Main Article Content
A puzzling situation defines the contemporary transmission of nō theater. On one hand, the genre’s community of practice is governed by strict orders to preserve musical sound through repeated imitation and to avoid change at all costs. On the other hand, the community discourages explicit dialogue between teachers and learners concerning what exactly constitutes those ideal musical sounds as well as the extent to which those sonic ideals are being faithfully maintained across performances. With a focus on the transmission of hiranori vocal rhythms, Fujita explores the ambivalent strategies with which participants navigate this conundrum and discovers a paradoxical process by which nō theater’s so-called “preservation imperative” actually encourages musical change.
Citation: Fujita, Takanori. The Community of Classical Japanese Music Transmission: The Preservation Imperative and the Production of Change in Nō. Translated by Edgar W. Pope. Ethnomusicology Translations, no. 9. Bloomington, IN: Society for Ethnomusicology, 2019.
Originally published in Japanese as “Koten ongaku denshō no kyōdōtai: nō ni okeru hozon meirei to henka no sōshutsu." In Shintai no kōchikugaku: shakaiteki gakushū katei toshite no shintai gihō, edited by Fukushima Masato, 357-413. Tokyo: Hitsuji Shobō, 1995.
Note to Reader: This 2.5 mb PDF file includes photographs, musical transcriptions, and embedded audio tracks. Embedded audio will not work when viewed in a browser; the file must be downloaded and opened in Adobe Acrobat. Please ensure that your Flash Player is up to date and that Acrobat "trusts" the document.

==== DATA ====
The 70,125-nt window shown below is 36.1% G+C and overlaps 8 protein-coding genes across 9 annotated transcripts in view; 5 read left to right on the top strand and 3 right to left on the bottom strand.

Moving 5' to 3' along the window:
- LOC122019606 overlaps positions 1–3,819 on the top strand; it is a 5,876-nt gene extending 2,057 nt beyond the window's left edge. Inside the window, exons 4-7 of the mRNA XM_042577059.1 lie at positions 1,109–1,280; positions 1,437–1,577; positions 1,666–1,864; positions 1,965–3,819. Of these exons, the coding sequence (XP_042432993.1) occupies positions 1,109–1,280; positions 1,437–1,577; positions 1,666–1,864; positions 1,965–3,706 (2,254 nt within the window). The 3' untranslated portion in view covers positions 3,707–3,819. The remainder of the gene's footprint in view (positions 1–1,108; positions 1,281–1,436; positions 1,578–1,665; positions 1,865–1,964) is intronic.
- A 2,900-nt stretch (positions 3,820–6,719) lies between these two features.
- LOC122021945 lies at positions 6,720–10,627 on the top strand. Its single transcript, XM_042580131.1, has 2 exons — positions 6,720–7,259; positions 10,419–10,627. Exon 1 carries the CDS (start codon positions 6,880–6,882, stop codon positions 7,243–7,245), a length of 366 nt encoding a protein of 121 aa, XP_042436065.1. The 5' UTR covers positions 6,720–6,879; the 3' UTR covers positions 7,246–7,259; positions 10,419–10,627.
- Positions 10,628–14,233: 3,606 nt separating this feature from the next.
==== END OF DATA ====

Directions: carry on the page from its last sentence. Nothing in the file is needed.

A copyright holder of an original article published in this series agrees to the following terms:
By submitting to Ethnomusicology Translations, the copyright holder grants to Ethnomusicology Translations the non-exclusive right to translate the submission into English.
By submitting to Ethnomusicology Translations, the copyright holder grants to Ethnomusicology Translations the non-exclusive right to distribute an English-language translation of the submission worldwide in electronic format, print format, and/or any other medium.
The copyright holder represents that the submission is an original work and that they possess the right to grant the rights contained in this agreement. The copyright holder also represents that the submission does not, to the best of their knowledge, infringe upon anyone’s copyright.
A translator who publishes with this series agree to the following terms:
The translator retains the copyright to his/her translation.
By submitting to Ethnomusicology Translations, the translator grants to Ethnomusicology Translations the non-exclusive right to reproduce, transform (as defined below), and/or distribute his/her submission worldwide in electronic format, print format, and/or any other medium.
The translator agrees that Ethnomusicology Translations may, without changing the content, transform the submission to any medium or format for the purpose of preservation.
The translator agrees that Ethnomusicology Translations may keep more than one copy of this submission for purposes of security, back-up, and preservation.
The translator represents that the submission is his/her original translation and that he/she has the right to grant the rights contained in this agreement. The translator also represents that his/her submission does not, to the best of his/her knowledge, infringe upon anyone’s copyright.
The translator may enter into separate, additional contractual arrangements for the non-exclusive distribution of Ethnomusicology Translations’ published version of the work (e.g., post it to an institutional repository or publish it in a book), with an acknowledgment of its initial publication in Ethnomusicology Translations.